Leptin binding to its cell surface receptor results in activation of JAK and the transmission of subsequent downstream phosphotyrosine-dependent signaling . In the current experimental system we find that leptin stimulation leads to the phosphorylation of STAT3. In addition, blocking the JAK-STAT pathway led to a significant dose-dependent decrease in system A transporter activity. However, the observation of increasing system A transporter activity in controls and the increasing STAT3 phosphorylation over time (10 min vs. 1 hr) opens new questions about the release of endogenous factors that stimulate amino acid transport and STAT signaling pathways. While it is unlikely that factors present in DMEM/Tyrodes medium drive these changes (buffer with electrolytes, physiologic amino acid concentrations) we speculate that endogenous leptin produced by villous tissue may be one factor that maintains basal system A activity and increases activity over time in vitro. In accordance with this hypothesis, we observed a significant reduction in system A activity in leptin blocking experiments comparable to inhibition of the JAK-STAT pathway.
While the exact mechanism(s) for acute upregulation of system A transporter by leptin in the placenta are unclear, it has been shown in skeletal muscle and adipose tissue that translocation of pre-formed SNAT proteins to the cell membrane can be stimulated by insulin via the PIK3 pathway [47, 48]. Leptin and insulin activate many of the same pathways, such as MAPK, STAT1 and 3, and PIK3. Therefore it is also possible that leptin signaling via PIK3 activates translocation of intracellular system A proteins to the microvillous membrane of the syncytiotrophoblast.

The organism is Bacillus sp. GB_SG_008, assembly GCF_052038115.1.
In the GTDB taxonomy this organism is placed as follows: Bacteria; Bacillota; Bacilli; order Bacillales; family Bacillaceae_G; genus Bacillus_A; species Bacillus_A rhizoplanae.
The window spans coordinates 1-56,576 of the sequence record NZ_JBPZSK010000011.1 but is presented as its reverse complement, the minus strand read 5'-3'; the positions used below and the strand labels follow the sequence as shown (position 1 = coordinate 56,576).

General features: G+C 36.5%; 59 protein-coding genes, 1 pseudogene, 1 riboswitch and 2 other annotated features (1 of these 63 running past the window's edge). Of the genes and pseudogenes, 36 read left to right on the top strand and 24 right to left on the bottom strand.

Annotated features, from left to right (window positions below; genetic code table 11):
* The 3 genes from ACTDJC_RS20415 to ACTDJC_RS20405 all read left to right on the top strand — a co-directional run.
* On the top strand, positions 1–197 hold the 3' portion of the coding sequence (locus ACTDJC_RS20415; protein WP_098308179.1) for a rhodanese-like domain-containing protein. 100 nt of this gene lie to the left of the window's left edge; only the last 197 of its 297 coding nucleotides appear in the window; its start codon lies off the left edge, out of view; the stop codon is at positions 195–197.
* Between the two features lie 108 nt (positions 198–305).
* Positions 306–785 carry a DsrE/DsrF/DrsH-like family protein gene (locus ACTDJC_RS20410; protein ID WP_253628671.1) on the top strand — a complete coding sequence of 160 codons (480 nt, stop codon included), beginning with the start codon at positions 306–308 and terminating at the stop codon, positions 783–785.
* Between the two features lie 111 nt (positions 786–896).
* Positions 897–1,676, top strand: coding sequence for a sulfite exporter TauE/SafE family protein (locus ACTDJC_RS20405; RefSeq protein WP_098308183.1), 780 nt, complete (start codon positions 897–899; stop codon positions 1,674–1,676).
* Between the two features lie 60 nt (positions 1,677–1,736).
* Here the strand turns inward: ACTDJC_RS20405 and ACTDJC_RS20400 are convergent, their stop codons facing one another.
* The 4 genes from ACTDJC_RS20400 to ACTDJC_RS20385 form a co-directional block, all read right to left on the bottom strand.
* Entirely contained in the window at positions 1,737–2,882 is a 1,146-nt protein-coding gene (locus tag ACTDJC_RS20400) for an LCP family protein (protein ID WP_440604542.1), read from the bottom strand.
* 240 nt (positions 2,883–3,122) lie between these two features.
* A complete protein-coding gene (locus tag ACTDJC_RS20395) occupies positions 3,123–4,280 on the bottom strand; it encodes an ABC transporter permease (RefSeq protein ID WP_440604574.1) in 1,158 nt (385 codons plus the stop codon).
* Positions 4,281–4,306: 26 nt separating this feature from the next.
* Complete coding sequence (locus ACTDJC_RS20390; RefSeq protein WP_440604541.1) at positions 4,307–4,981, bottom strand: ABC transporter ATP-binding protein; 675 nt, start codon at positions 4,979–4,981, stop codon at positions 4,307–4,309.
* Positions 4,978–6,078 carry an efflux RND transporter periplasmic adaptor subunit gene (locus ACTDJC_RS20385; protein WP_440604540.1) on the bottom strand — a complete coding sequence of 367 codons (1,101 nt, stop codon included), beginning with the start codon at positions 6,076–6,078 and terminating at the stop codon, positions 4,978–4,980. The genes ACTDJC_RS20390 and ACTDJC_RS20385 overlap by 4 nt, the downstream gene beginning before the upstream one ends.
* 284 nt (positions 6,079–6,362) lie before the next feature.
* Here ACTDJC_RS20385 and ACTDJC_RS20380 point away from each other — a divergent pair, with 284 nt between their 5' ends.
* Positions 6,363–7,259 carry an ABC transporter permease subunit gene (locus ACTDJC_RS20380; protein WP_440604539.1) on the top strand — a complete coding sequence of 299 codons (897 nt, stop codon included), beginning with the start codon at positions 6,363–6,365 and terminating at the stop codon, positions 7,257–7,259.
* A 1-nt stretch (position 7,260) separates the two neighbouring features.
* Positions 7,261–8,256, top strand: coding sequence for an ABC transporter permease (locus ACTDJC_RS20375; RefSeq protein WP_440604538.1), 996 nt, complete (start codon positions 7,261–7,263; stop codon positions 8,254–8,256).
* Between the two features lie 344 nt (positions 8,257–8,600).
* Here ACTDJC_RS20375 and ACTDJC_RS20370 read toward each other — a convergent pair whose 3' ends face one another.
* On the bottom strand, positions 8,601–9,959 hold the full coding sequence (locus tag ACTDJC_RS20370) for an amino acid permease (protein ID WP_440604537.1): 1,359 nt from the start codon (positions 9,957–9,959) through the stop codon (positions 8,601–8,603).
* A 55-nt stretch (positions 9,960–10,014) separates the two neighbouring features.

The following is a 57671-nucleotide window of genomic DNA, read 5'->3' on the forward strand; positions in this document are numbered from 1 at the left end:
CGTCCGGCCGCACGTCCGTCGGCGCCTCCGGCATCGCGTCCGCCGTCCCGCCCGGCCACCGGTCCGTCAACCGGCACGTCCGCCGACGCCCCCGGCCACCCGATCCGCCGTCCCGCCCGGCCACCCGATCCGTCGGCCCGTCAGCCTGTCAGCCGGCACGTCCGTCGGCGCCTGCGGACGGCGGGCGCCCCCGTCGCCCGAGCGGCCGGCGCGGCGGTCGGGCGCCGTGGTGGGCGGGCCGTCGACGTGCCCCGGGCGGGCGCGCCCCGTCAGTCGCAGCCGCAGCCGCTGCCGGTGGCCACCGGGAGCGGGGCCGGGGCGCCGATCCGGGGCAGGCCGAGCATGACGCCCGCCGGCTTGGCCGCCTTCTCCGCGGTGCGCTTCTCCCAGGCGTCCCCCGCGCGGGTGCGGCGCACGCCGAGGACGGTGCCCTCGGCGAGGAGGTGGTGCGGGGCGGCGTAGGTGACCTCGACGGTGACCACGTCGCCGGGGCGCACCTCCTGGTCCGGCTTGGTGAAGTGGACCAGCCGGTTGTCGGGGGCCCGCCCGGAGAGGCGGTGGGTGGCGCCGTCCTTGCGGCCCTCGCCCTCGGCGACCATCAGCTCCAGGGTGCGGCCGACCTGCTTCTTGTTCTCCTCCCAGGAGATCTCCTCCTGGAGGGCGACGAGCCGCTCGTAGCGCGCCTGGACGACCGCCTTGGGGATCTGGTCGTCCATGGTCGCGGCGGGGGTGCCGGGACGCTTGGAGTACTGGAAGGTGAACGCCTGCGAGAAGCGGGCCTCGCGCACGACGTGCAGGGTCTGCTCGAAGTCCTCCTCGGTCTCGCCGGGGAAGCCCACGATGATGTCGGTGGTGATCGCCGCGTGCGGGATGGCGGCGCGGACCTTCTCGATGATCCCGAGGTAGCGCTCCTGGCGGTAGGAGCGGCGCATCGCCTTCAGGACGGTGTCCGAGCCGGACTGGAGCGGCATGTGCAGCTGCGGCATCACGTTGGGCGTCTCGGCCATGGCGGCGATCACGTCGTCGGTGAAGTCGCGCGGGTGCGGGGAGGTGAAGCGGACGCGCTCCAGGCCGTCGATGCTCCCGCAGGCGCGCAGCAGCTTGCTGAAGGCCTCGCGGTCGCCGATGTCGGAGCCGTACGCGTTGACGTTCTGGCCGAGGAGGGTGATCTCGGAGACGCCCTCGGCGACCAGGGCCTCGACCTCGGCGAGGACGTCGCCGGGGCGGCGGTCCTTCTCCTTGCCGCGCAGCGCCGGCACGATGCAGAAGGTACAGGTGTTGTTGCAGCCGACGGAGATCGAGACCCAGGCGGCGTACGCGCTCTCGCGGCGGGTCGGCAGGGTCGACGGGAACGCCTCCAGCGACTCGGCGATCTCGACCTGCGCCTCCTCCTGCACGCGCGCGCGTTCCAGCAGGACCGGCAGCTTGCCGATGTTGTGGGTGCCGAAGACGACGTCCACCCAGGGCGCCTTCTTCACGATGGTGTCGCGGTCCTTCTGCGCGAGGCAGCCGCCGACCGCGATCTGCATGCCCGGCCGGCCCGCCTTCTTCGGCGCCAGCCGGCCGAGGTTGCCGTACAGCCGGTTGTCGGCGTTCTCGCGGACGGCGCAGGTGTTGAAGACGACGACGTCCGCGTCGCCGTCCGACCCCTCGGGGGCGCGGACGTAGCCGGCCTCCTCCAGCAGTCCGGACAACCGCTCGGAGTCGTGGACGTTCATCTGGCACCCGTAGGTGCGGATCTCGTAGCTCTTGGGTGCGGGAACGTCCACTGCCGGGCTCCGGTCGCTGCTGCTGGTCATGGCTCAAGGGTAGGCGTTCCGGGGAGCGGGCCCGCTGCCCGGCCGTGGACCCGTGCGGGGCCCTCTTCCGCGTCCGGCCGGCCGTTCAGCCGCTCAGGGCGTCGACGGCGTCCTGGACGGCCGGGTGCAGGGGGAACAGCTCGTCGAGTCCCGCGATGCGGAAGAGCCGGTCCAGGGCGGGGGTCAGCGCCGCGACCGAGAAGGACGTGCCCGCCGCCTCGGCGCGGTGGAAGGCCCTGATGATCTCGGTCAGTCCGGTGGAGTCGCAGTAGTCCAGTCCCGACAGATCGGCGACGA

In summary, we showed that placental villous fragments have functional leptin receptors and that leptin can activate the STAT3 signaling pathway in the placental villous fragment model. We have confirmed that leptin is capable of stimulating placental system A amino acid transport in a time specific manner and that this is dependent on activation of JAK-STAT signaling pathway. In addition, we found that endogenously produced leptin has an autocrine/paracrine affect on placental system A activity. The present study supports the hypothesis that leptin is capable of influencing placental nutrient transport, and that leptin may play an important role in regulating fetal growth.
LDH release into media by villous fragments across the treatment groups. Data are shown as median percentages of maximum releasable LDH ± SEM. Median LDH release into media was not different across the treatment groups (p=0.23).
We are grateful to the staff of the Clinical Data Core and the nurses of Magee-Womens Hospital for invaluable assistance in obtaining placental samples.
This project was supported by National Institutes of Health grant number P01-HD30367, the Pennsylvania Department of Health, the Magee-Womens Research Institute & Foundation, and by funds received from the “Rotationsprogramm” of the Faculty of Medicine, RWTH Aachen University, Germany.